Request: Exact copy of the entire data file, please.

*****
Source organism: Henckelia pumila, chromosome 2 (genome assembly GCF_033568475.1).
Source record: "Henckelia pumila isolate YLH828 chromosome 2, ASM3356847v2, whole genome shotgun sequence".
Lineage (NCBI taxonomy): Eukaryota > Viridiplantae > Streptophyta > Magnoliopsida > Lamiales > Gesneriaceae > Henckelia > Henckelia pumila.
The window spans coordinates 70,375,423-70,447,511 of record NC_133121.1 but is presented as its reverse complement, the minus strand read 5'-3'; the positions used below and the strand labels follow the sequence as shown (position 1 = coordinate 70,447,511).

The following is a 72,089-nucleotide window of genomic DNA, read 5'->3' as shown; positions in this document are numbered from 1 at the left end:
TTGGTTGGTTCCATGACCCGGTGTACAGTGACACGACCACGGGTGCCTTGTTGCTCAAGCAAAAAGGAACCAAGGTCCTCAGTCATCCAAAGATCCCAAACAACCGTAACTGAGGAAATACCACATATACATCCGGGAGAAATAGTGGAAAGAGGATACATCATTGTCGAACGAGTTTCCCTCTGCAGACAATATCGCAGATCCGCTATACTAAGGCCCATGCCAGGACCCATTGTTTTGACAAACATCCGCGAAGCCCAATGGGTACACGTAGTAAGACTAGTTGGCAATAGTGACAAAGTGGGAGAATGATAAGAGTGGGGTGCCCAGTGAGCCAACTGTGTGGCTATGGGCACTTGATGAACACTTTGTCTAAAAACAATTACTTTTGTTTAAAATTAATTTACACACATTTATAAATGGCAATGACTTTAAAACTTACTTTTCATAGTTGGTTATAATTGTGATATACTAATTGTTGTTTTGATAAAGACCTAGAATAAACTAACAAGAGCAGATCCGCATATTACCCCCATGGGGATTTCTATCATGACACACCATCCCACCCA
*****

Source organism: Henckelia pumila, chromosome 2 (genome assembly GCF_033568475.1).
Source record: "Henckelia pumila isolate YLH828 chromosome 2, ASM3356847v2, whole genome shotgun sequence".
Lineage (NCBI taxonomy): Eukaryota > Viridiplantae > Streptophyta > Magnoliopsida > Lamiales > Gesneriaceae > Henckelia > Henckelia pumila.
The window spans coordinates 70,375,423-70,447,511 of record NC_133121.1 but is presented as its reverse complement, the minus strand read 5'-3'; the positions used below and the strand labels follow the sequence as shown (position 1 = coordinate 70,447,511).

The following is a 72,089-nucleotide window of genomic DNA, read 5'->3' as shown; positions in this document are numbered from 1 at the left end:
TTGGTTGGTTCCATGACCCGGTGTACAGTGACACGACCACGGGTGCCTTGTTGCTCAAGCAAAAAGGAACCAAGGTCCTCAGTCATCCAAAGATCCCAAACAACCGTAACTGAGGAAATACCACATATACATCCGGGAGAAATAGTGGAAAGAGGATACATCATTGTCGAACGAGTTTCCCTCTGCAGACAATATCGCAGATCCGCTATACTAAGGCCCATGCCAGGACCCATTGTTTTGACAAACATCCGCGAAGCCCAATGGGTACACGTAGTAAGACTAGTTGGCAATAGTGACAAAGTGGGAGAATGATAAGAGTGGGGTGCCCAGTGAGCCAACTGTGTGGCTATGGGCACTTGATGAACACTTTGTCTAAAAACAATTACTTTTGTTTAAAATTAATTTACACACATTTATAAATGGCAATGACTTTAAAACTTACTTTTCATAGTTGGTTATAATTGTGATATACTAATTGTTGTTTTGATAAAGACCTAGAATAAACTAACAAGAGCAGATCCGCATATTACCCCCATGGGGATTTCTATCATGACACACCATCCCACCCA